In order to test #2 I've added quite a bit of water to the CPU loop. I previously had the reservoir about half full (to allow for me to add biocides when my order arrives) but now I've probably got it at 3/4 or 5/6 full. The immediate reaction APPEARS to have calmed the bubbles down. Any thoughts? Am I off my rocker?


- Rix
 

m0r7if3r

Member, Water Cooling Sticky Reading Enforcement O
Joined
Jun 17, 2010
Location
Marietta, GA
You tried the pinching the hose trick? Bubbles are noraml, just give em some time to dissipate. Are you using a tline or a res? How long has the loop been running?
 

Conumdrum

Member
Joined
Sep 15, 2007
Location
Small town Emlenton, PA
Yep, you got high flow and bubbles. You can let it run for days, leave it on, they will work themselves out. Pinching the hose fully closed for a 2-3 second time won't hurt the pump, the bubbles will kinda collect. Timing, watching the bubbles hit the res and know when to pinch again is kinda fun, you get the routine, you can get rid of bubbles, or most of them.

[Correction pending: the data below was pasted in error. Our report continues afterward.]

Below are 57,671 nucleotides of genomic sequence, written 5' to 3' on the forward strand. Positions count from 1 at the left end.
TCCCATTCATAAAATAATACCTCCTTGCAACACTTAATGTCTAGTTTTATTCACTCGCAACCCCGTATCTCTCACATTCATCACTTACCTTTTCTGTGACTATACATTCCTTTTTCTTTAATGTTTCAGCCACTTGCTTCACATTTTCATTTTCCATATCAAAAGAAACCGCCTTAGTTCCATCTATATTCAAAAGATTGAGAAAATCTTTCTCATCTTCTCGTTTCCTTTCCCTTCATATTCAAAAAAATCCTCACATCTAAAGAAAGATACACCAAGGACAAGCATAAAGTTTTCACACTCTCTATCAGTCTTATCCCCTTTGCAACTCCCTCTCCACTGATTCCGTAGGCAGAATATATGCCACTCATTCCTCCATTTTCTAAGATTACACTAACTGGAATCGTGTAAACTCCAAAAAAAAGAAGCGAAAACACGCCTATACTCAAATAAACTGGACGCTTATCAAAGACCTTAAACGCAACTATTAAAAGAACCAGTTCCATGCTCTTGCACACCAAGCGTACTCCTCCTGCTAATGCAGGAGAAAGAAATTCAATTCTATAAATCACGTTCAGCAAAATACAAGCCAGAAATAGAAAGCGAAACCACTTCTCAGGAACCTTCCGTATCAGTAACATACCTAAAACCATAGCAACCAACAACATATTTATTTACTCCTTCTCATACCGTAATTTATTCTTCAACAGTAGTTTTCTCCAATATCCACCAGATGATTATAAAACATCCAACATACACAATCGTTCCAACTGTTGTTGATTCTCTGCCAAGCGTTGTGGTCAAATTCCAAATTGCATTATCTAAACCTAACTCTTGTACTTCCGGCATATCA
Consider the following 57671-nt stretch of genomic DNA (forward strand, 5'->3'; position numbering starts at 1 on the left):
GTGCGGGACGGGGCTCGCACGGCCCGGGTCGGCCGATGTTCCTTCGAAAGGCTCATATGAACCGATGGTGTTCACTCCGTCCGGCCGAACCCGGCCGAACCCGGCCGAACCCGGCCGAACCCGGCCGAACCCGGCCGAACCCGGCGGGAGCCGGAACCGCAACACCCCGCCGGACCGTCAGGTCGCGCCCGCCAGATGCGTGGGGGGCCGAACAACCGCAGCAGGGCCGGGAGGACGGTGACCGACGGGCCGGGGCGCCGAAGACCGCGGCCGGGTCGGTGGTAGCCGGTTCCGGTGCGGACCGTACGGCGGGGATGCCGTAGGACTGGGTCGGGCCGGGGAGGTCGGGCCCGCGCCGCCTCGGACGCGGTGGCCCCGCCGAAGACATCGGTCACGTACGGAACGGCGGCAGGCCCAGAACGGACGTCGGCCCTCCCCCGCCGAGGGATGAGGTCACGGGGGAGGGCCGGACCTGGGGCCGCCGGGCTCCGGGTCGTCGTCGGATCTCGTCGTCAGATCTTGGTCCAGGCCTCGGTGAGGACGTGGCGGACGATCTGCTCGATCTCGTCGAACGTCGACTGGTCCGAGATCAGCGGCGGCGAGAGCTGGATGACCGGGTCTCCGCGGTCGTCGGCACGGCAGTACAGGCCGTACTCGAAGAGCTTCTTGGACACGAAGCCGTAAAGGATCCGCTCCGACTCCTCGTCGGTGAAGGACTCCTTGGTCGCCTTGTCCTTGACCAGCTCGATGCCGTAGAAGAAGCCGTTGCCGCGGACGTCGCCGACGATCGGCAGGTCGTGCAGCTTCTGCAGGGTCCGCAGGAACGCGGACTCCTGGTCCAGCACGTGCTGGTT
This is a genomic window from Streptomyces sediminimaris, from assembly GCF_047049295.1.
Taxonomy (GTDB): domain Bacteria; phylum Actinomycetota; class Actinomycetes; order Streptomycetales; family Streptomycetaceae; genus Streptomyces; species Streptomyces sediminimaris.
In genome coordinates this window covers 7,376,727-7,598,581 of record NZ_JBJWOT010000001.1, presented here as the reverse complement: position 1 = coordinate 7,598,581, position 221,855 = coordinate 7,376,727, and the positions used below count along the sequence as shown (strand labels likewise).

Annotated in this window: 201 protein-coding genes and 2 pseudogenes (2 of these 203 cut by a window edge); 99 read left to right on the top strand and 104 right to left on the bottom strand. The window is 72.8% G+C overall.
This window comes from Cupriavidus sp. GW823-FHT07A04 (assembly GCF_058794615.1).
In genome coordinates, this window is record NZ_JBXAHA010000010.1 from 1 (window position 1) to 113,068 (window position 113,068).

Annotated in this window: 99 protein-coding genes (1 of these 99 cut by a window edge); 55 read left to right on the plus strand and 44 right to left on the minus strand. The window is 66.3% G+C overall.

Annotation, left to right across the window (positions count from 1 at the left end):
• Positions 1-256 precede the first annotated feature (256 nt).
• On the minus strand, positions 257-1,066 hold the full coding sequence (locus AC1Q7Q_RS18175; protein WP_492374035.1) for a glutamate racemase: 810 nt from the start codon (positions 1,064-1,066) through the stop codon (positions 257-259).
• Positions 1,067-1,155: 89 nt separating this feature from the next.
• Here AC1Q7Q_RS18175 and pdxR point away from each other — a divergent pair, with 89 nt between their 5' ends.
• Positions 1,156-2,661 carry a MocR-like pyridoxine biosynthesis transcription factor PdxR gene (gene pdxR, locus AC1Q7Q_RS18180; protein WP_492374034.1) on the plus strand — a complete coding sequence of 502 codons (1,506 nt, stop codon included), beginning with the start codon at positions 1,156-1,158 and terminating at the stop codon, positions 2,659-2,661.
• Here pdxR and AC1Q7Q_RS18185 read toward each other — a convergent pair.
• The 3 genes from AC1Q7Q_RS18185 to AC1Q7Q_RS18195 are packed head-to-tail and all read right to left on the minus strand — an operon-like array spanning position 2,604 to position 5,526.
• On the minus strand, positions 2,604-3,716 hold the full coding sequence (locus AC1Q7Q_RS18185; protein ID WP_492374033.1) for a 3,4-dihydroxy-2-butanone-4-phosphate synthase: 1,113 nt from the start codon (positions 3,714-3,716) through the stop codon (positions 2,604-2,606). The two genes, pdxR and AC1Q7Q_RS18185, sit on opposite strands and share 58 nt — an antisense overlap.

Bleeding is part of the game, don't fret it, it will clear up. By now I don't do the final refill untill 1-2 weeks after building a loop.

You could have big air pockets in a rad if barbs are at the bottom too. Nohing wrong with capping the res tight, and doing a full 360 on the case looking for big bubbles to appear. Thankfully my rads have barbs at the top.

Your close..................
 

Tonicart

Member
Joined
Aug 19, 2010
Location
Monrovia, CA
I had similar problems with my pumps at full speed with the XSPC reservoir. Slowing down the pumps made the loops both quieter and less turbulent, without affecting performance, IMO.
 
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Rix

New Member
Joined
Sep 1, 2010
To answer the questions above, it's a two pump, two reservoir setup. The reservoirs are Danger Den "Rad" reservoirs mounted to the GPU radiator in the front (installed vertically) in the case.

I'm pretty much bubble free at this point. The GPU loop capacity seems to be just about 1/2 gallon of distilled. The CPU loop is significantly less, I would say somewhere around 1/4 gallon.

What made the difference in the CPU loop was more water in the reservoir. Once I filled it most of the way up the bubbles subsided within an hour or two. I think what was happening was that there was too much flow going into the reservoir, churning the water, and pulling bubbles into the loop.

I'm pretty much done, I'll get some more photos soon and post them up, I think it looks good.